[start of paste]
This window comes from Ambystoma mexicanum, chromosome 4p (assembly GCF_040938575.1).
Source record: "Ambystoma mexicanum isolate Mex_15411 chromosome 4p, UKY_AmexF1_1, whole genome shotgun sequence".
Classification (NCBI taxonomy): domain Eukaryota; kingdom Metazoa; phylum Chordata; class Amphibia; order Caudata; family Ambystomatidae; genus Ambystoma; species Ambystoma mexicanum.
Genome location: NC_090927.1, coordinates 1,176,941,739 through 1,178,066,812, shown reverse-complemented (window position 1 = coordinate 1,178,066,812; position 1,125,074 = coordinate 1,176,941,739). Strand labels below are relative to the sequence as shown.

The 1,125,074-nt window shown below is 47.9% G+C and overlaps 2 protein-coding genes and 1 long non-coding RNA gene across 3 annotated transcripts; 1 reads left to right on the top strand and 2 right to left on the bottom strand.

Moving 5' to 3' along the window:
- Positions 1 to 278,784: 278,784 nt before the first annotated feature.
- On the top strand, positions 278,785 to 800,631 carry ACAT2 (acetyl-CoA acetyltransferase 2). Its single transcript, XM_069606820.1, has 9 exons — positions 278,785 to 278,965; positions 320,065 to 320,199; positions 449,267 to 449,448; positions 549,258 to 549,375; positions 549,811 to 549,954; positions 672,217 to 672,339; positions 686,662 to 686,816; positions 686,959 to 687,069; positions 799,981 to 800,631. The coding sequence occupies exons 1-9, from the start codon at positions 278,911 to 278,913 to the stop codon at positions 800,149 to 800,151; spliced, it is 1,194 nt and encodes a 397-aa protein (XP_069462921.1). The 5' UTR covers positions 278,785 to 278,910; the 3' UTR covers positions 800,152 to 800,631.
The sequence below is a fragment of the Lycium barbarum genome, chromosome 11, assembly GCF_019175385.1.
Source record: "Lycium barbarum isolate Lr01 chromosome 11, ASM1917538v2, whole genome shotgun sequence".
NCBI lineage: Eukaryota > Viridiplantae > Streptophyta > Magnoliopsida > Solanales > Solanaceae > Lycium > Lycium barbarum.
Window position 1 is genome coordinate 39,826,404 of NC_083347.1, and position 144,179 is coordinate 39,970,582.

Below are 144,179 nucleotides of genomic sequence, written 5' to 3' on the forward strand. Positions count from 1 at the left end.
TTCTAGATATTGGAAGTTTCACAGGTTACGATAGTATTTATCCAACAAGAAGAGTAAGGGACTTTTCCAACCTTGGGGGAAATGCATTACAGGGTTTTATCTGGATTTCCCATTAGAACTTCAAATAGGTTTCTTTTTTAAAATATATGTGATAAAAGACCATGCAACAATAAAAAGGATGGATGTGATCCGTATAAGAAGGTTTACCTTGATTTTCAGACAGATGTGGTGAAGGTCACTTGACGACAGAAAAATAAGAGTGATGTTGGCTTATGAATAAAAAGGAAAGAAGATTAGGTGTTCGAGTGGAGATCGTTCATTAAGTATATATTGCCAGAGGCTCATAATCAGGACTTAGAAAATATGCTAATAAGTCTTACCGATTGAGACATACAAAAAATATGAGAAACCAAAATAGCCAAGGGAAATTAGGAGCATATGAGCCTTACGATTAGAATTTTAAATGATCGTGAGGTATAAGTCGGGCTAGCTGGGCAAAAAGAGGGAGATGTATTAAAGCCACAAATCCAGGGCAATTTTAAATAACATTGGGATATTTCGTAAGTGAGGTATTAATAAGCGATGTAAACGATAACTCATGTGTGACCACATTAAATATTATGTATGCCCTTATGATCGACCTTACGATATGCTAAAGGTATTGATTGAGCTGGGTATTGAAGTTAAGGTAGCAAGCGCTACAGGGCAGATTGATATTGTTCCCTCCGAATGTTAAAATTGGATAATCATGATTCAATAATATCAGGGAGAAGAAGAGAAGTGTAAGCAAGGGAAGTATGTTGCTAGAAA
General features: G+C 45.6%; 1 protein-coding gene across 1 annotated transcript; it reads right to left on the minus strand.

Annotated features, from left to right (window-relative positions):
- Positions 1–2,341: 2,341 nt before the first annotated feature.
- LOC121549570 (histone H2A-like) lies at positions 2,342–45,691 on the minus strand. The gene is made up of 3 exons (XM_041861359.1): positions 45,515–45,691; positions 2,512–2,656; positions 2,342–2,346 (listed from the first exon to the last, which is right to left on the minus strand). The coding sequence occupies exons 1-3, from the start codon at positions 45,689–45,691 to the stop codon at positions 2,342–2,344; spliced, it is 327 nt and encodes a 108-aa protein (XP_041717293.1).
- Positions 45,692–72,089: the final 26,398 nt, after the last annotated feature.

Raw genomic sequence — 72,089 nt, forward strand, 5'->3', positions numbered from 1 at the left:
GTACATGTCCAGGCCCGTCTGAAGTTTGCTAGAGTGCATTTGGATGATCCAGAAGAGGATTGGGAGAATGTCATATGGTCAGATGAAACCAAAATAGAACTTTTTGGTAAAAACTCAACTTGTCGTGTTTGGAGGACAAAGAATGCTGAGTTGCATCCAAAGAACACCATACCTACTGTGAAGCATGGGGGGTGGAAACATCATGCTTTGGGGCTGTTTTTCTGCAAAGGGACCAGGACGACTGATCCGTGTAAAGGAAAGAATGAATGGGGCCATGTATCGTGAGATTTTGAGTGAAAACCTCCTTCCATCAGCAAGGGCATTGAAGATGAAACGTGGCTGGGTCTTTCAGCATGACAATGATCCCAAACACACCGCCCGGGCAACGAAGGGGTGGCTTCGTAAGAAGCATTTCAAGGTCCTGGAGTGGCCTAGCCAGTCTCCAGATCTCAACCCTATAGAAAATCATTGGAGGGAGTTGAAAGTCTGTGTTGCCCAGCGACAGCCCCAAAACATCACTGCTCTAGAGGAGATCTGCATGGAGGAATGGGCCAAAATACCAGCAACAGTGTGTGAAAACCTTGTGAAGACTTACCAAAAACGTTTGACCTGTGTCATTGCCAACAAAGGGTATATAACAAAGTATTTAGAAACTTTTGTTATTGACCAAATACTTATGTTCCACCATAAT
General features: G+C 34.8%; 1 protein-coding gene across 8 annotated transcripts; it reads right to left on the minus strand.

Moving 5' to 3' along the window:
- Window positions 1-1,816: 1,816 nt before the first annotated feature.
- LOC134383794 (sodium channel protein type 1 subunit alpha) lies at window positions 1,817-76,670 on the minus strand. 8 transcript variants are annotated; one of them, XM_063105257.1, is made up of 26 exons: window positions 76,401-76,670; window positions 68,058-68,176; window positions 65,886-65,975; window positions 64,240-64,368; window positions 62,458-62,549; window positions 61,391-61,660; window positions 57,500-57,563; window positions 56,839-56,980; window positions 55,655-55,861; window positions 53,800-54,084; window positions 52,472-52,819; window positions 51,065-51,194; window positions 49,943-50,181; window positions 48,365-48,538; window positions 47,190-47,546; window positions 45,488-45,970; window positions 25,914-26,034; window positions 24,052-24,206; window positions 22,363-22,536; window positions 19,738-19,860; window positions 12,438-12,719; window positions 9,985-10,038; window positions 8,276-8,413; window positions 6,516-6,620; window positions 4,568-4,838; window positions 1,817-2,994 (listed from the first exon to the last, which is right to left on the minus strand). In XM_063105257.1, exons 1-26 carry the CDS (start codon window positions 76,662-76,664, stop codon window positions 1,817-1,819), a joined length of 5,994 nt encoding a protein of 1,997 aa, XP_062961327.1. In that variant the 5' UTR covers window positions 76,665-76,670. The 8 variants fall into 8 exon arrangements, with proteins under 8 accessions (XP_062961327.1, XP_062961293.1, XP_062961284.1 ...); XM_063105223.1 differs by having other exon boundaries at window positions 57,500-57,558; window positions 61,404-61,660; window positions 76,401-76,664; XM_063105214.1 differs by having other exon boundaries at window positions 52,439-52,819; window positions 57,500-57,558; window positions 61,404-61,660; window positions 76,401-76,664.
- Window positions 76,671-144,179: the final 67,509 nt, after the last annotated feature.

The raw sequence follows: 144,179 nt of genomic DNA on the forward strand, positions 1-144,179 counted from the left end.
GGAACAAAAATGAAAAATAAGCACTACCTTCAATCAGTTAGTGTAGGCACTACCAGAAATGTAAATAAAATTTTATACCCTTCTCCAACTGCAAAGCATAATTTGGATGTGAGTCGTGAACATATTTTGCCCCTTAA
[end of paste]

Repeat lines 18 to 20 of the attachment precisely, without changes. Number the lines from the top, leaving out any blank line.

- LOC121549570 (histone H2A-like) lies at positions 2,342–45,691 on the minus strand. The gene is made up of 3 exons (XM_041861359.1): positions 45,515–45,691; positions 2,512–2,656; positions 2,342–2,346 (listed from the first exon to the last, which is right to left on the minus strand). The coding sequence occupies exons 1-3, from the start codon at positions 45,689–45,691 to the stop codon at positions 2,342–2,344; spliced, it is 327 nt and encodes a 108-aa protein (XP_041717293.1).
- Positions 45,692–72,089: the final 26,398 nt, after the last annotated feature.

Raw genomic sequence — 72,089 nt, forward strand, 5'->3', positions numbered from 1 at the left: